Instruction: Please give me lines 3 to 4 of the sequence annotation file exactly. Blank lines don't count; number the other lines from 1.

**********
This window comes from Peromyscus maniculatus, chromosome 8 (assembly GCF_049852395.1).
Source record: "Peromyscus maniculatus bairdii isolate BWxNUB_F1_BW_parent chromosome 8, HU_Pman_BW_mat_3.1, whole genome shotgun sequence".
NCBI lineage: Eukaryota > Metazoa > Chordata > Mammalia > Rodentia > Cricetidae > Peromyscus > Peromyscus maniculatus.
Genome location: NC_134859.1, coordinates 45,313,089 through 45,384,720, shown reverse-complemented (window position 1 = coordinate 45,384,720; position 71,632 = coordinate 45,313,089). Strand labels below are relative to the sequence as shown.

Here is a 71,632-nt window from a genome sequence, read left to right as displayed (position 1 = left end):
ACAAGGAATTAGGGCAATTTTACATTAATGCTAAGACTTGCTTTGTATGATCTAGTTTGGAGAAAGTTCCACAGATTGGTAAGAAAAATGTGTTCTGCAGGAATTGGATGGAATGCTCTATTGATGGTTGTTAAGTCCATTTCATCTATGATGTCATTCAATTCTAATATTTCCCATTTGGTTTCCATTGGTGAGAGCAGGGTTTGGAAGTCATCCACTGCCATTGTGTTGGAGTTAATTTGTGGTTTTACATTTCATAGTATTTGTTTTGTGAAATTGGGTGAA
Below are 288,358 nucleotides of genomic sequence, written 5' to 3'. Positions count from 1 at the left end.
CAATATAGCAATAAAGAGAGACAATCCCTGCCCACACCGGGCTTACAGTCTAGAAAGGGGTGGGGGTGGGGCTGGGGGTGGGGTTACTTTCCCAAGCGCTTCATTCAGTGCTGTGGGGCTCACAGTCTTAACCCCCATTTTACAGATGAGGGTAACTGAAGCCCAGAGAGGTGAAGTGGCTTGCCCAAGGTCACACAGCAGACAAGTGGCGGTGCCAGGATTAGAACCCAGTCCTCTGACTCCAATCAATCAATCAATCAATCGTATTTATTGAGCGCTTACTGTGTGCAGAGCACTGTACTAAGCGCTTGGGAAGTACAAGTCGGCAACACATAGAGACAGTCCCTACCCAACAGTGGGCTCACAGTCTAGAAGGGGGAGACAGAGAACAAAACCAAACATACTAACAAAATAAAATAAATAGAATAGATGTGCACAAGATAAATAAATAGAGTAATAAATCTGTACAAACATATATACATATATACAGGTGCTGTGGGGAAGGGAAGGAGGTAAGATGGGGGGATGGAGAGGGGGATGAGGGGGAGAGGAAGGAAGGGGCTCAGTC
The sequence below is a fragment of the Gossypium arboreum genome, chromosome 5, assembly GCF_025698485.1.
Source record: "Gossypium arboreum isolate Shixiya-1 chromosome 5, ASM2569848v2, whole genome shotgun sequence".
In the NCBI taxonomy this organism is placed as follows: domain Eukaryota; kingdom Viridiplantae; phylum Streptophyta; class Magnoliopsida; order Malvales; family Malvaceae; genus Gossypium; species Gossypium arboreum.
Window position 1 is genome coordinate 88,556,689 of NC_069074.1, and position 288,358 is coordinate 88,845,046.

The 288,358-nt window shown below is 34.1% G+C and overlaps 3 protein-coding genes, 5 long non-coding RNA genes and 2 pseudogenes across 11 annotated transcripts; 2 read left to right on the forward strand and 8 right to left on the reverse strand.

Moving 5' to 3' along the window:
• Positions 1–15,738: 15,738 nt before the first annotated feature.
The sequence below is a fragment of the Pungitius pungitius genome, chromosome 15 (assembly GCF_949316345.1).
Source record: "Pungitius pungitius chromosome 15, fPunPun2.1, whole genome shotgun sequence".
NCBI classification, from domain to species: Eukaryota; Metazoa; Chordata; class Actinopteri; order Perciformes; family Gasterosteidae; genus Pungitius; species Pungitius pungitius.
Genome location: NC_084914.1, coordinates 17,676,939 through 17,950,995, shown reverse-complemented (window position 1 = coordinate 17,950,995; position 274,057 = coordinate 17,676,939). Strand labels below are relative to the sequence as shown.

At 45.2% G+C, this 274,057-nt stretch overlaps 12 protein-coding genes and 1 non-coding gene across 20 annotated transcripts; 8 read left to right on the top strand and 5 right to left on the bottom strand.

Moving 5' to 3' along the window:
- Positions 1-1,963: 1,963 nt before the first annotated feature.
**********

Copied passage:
NCBI lineage: Eukaryota > Metazoa > Chordata > Mammalia > Rodentia > Cricetidae > Peromyscus > Peromyscus maniculatus.
Genome location: NC_134859.1, coordinates 45,313,089 through 45,384,720, shown reverse-complemented (window position 1 = coordinate 45,384,720; position 71,632 = coordinate 45,313,089). Strand labels below are relative to the sequence as shown.